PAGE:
26 Feb Young Adults, Southeners, Drink Most Sugar-Sweetened Beverages
MedicalResearch.com Interview with:
Sohyun Park, PhD
Epidemiology and Surveillance Team
Obesity Prevention and Control Branch
Division of Nutrition, Physical Activity, and Obesity
National Center for Chronic Disease Prevention and Health Promotion
Centers for Disease Control and Prevention
Medical Research: What is the background for this study? What are the main findings?
Dr. Park: The 2013 BRFSS provides the most recent state data for this behavior using a short screener which showed that about 1 in 3 adults consumed sugar-sweetened beverages (SSBs) at least once per day, and SSB intake differed by state and by certain subgroups.
The main findings of the study showed the following among the 23 states and DC surveyed the prevalence of adults who consumed sugar-sweetened beverages at least once daily was:
- Aged 18-24 years (43.3%)
- Men (34.1%)
- Non-Hispanic Blacks (39.9%)
- Unemployed (34.4%)
- Had less than a high school education (42.4%)
- Adult sugar-sweetened beverages intake was highest in Mississippi (47.5%), followed by Louisiana (45.5%) and West Virginia (45.2%).
- The prevalence of sugar-sweetened beverages intake one or more times per day among younger adults (18–24 years) was 2.3 times the prevalence among the older adults (aged 55 years and older)—43.3% versus 19.1%, respectively.
Medical Research: What should clinicians and patients take away from your report?
Dr. Park: There is no nutritional benefit in sugary drinks. Sugar-sweetened beverages are major sources of added sugars and calories in U.S. diets, and daily SSB intake has been associated with adverse health consequences such as obesity, Type 2 diabetes, and cardiovascular disease. Clinicians can screen and counsel patients on reducing SSB intake, inform patients about the health effects of frequent SSB intake, and encourage their patients to choose healthier beverages as often as possible. Patients should know that reducing sugar-sweetened beverages consumption as part of a healthy lifestyle might help with weight management and lower the risk for chronic disease. People who want to reduce their daily added sugar intake can replace sugar-sweetened beverages with healthier beverages, such as plain water, water with fruit or unsweetened coffee or tea.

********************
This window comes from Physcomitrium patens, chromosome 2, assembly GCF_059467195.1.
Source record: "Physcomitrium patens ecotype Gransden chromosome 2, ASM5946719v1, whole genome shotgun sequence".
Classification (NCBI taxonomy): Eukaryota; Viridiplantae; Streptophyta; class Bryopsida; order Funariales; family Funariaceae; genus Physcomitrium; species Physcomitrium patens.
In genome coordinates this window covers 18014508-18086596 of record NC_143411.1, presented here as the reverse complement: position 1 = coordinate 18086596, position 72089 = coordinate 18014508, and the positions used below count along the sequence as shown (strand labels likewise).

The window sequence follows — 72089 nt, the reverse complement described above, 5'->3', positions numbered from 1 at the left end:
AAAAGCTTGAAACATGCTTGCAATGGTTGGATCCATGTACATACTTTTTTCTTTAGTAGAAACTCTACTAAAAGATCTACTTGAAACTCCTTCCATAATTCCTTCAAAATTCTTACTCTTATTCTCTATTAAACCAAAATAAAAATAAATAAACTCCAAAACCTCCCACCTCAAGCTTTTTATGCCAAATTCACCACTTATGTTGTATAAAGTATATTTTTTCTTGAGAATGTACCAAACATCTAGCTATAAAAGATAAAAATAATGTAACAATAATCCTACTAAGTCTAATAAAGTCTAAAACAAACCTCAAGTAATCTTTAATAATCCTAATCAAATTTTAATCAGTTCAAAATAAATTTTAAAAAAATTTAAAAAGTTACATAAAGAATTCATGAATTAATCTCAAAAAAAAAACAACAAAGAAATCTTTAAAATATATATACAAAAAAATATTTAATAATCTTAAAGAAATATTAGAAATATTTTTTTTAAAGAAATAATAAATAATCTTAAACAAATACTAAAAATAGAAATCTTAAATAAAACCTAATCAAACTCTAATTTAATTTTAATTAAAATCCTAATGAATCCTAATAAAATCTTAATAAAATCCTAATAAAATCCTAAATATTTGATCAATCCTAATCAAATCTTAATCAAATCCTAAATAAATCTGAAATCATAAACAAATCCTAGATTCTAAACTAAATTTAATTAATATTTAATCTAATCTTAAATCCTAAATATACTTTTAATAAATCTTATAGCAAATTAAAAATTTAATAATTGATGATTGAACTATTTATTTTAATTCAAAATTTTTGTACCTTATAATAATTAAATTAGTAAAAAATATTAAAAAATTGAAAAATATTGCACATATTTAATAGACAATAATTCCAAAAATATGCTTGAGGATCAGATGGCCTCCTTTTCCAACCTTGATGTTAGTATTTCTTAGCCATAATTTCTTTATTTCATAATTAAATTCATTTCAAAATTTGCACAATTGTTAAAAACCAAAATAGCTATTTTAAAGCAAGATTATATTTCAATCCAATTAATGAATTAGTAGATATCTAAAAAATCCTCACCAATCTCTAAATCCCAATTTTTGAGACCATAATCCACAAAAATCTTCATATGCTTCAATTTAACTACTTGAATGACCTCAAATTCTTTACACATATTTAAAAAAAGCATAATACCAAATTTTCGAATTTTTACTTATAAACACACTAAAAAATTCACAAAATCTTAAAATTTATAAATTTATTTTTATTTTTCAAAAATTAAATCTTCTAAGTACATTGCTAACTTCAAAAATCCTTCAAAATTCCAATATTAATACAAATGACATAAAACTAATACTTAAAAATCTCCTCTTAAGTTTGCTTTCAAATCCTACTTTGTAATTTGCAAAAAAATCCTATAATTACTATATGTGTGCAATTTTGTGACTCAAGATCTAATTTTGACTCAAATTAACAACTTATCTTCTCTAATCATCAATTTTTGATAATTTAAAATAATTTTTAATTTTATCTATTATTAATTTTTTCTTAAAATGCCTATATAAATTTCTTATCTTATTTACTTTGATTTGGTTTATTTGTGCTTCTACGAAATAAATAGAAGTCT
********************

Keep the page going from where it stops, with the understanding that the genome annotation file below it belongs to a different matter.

Medical Research: What recommendations do you have for future research as a result of this study?
Dr. Park: Future research could monitor trends in sugar-sweetened beverages intake by states and communities, examine potential reasons for these geographical differences in SSB intake, explore motivating factors for reducing SSB intake, and assess components of effective education initiatives on knowledge around added sugars.
Medical Research: Is there anything else you would like to add?
Dr. Park: Because of the potential adverse health outcomes associated with sugar-sweetened beverages intake, including obesity, type 2 diabetes, and cardiovascular disease, public health practitioners should continue efforts aimed at decreasing SSB intake among demographic groups with the highest reported consumption.
Prevalence of Sugar-Sweetened Beverage Intake Among Adults — 23 States and the District of Columbia, 2013
MMWR Weekly / February 26, 2016 / 65(7);169–174
Sohyun Park, PhD1; Fang Xu, PhD2; Machell Town, PhD2; Heidi M. Blanck, PhD
Sohyun Park, PhD (2016). Young Adults, Southeners, Drink Most Sugar-Sweetened Beverages
American Heart Association Comment on Sugary Drink Consumption Report from CDC
– Nancy Brown, CEO of the American Heart Association:
“The evidence is clear that too much sugar contributes to heart disease and death, yet a new CDC report shows one in three Americans are still drinking sugary drinks at alarming rates. Many beverages that have been promoted as healthy are, in fact, loaded with too much sugar. Sweet tea, fruit drinks, sports drinks as well as regular sodas often contain more sugar than we recommend in one day for the average adult, yet they are consumed by children and adults alike on top of other sugary foods. In order to turn the tide on heart disease and diabetes, the American Heart Association advocates for sweeping changes to shift the culture towards heart-healthy living.”